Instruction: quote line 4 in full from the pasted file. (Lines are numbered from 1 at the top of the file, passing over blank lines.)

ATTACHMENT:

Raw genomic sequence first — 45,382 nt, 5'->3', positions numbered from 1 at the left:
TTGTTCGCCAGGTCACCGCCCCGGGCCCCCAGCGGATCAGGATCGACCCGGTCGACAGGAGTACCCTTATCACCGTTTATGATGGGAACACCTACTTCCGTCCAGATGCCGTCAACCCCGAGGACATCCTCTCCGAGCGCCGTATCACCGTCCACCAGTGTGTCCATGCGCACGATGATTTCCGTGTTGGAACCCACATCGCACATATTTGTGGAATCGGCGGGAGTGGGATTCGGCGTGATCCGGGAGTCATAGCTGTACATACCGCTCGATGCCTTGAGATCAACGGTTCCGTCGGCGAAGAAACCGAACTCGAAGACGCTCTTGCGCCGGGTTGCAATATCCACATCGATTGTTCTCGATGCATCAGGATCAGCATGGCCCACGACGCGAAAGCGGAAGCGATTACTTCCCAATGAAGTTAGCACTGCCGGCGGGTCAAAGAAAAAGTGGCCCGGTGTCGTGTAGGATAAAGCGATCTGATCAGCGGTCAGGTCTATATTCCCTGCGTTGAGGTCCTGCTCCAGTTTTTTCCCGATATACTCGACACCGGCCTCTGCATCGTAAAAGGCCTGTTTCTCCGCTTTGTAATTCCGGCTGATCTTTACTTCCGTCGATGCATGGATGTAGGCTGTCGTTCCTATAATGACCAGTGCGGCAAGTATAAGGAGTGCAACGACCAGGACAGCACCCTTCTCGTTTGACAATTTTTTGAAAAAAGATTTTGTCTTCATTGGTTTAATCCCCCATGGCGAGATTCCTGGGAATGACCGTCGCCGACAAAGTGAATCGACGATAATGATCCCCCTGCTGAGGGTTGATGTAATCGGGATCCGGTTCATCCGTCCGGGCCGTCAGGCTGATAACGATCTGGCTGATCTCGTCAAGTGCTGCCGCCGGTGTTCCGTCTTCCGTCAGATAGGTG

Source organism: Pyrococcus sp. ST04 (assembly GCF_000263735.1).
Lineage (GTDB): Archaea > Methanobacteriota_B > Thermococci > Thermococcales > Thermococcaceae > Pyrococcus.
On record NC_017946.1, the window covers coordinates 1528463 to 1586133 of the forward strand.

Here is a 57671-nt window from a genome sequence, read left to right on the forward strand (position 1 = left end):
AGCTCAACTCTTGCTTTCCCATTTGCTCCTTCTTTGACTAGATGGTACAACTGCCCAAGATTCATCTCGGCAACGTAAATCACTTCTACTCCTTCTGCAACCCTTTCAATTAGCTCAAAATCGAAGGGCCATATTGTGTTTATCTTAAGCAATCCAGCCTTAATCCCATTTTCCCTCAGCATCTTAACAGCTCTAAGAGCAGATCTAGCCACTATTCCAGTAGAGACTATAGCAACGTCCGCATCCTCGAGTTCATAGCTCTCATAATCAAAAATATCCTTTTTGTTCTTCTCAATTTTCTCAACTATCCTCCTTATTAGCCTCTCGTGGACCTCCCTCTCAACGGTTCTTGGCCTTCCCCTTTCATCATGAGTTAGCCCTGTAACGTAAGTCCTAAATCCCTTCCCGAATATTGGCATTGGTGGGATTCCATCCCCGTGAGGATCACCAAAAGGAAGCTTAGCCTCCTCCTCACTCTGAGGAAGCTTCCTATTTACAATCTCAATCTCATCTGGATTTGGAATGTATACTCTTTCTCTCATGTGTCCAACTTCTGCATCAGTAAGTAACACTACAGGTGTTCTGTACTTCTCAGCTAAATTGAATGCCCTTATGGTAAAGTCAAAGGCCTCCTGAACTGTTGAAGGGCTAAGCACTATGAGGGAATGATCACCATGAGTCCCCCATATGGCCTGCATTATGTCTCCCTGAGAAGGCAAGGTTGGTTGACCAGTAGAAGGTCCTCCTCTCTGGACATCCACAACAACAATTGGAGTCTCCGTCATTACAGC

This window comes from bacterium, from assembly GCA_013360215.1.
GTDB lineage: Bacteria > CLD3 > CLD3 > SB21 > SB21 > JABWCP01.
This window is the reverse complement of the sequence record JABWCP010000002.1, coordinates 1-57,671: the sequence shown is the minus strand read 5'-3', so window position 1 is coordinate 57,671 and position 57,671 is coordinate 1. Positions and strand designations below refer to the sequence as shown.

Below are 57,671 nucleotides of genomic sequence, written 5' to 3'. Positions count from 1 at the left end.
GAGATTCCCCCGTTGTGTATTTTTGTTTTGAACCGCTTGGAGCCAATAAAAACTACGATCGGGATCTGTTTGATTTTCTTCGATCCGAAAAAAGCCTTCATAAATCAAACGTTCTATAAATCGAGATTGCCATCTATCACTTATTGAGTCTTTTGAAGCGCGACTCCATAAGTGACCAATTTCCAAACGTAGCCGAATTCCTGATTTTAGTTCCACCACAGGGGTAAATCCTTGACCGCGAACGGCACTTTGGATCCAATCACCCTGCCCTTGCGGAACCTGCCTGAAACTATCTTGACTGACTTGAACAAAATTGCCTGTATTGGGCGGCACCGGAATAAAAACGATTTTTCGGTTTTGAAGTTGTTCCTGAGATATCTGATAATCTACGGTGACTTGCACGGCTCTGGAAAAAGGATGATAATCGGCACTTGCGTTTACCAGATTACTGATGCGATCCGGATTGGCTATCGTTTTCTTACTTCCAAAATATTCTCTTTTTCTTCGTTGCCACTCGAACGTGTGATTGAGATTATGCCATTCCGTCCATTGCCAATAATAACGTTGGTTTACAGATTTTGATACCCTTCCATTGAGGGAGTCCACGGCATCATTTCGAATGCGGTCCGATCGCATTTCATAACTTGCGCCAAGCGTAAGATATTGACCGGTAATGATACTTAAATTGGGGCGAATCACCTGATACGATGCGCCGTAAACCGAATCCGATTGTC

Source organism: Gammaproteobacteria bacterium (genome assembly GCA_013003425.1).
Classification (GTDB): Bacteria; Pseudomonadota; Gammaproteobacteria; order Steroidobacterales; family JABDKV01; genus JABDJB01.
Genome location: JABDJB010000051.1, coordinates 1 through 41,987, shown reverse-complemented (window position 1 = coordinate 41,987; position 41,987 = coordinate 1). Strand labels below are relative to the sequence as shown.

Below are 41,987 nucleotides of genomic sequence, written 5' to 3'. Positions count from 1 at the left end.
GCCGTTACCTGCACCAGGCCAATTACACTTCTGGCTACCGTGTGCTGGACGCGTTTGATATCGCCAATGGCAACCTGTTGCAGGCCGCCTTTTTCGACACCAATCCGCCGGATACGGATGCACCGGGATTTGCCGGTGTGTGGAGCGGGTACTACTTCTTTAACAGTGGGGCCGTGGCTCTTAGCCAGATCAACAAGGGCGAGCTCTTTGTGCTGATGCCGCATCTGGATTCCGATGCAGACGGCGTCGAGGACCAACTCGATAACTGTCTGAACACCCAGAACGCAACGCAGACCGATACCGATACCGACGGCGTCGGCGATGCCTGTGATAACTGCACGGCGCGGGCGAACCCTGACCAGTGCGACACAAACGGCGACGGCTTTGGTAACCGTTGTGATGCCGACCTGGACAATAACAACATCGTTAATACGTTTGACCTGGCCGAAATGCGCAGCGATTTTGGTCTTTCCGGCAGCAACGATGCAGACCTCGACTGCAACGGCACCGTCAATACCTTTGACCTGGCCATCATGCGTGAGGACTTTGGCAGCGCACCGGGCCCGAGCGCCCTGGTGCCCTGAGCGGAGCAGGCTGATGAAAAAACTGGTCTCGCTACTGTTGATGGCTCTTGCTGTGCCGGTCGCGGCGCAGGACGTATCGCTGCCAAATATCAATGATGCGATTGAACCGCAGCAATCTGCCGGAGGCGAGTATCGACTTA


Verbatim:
Lineage (GTDB): Archaea > Methanobacteriota_B > Thermococci > Thermococcales > Thermococcaceae > Pyrococcus.